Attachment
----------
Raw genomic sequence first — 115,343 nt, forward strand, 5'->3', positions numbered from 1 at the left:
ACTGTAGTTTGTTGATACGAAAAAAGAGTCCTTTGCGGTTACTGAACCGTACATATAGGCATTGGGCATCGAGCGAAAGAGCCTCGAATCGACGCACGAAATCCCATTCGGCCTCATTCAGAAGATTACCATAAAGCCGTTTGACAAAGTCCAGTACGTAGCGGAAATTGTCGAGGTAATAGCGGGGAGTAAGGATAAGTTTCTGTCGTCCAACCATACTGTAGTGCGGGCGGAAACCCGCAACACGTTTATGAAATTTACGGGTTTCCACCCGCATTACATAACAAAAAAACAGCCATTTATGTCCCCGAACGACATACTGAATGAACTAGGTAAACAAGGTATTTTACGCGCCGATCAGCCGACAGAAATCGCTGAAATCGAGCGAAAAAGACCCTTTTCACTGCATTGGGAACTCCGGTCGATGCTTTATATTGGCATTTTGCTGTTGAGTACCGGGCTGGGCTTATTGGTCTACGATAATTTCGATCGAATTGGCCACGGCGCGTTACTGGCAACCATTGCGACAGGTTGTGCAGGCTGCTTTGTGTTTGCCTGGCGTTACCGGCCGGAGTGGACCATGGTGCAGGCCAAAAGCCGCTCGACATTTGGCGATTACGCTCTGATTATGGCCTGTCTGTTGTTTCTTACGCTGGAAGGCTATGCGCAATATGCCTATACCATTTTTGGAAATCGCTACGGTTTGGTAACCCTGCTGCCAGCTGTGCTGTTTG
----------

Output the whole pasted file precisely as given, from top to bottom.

Raw genomic sequence first — 115,343 nt, forward strand, 5'->3', positions numbered from 1 at the left:
ACTGTAGTTTGTTGATACGAAAAAAGAGTCCTTTGCGGTTACTGAACCGTACATATAGGCATTGGGCATCGAGCGAAAGAGCCTCGAATCGACGCACGAAATCCCATTCGGCCTCATTCAGAAGATTACCATAAAGCCGTTTGACAAAGTCCAGTACGTAGCGGAAATTGTCGAGGTAATAGCGGGGAGTAAGGATAAGTTTCTGTCGTCCAACCATACTGTAGTGCGGGCGGAAACCCGCAACACGTTTATGAAATTTACGGGTTTCCACCCGCATTACATAACAAAAAAACAGCCATTTATGTCCCCGAACGACATACTGAATGAACTAGGTAAACAAGGTATTTTACGCGCCGATCAGCCGACAGAAATCGCTGAAATCGAGCGAAAAAGACCCTTTTCACTGCATTGGGAACTCCGGTCGATGCTTTATATTGGCATTTTGCTGTTGAGTACCGGGCTGGGCTTATTGGTCTACGATAATTTCGATCGAATTGGCCACGGCGCGTTACTGGCAACCATTGCGACAGGTTGTGCAGGCTGCTTTGTGTTTGCCTGGCGTTACCGGCCGGAGTGGACCATGGTGCAGGCCAAAAGCCGCTCGACATTTGGCGATTACGCTCTGATTATGGCCTGTCTGTTGTTTCTTACGCTGGAAGGCTATGCGCAATATGCCTATACCATTTTTGGAAATCGCTACGGTTTGGTAACCCTGCTGCCAGCTGTGCTGTTTG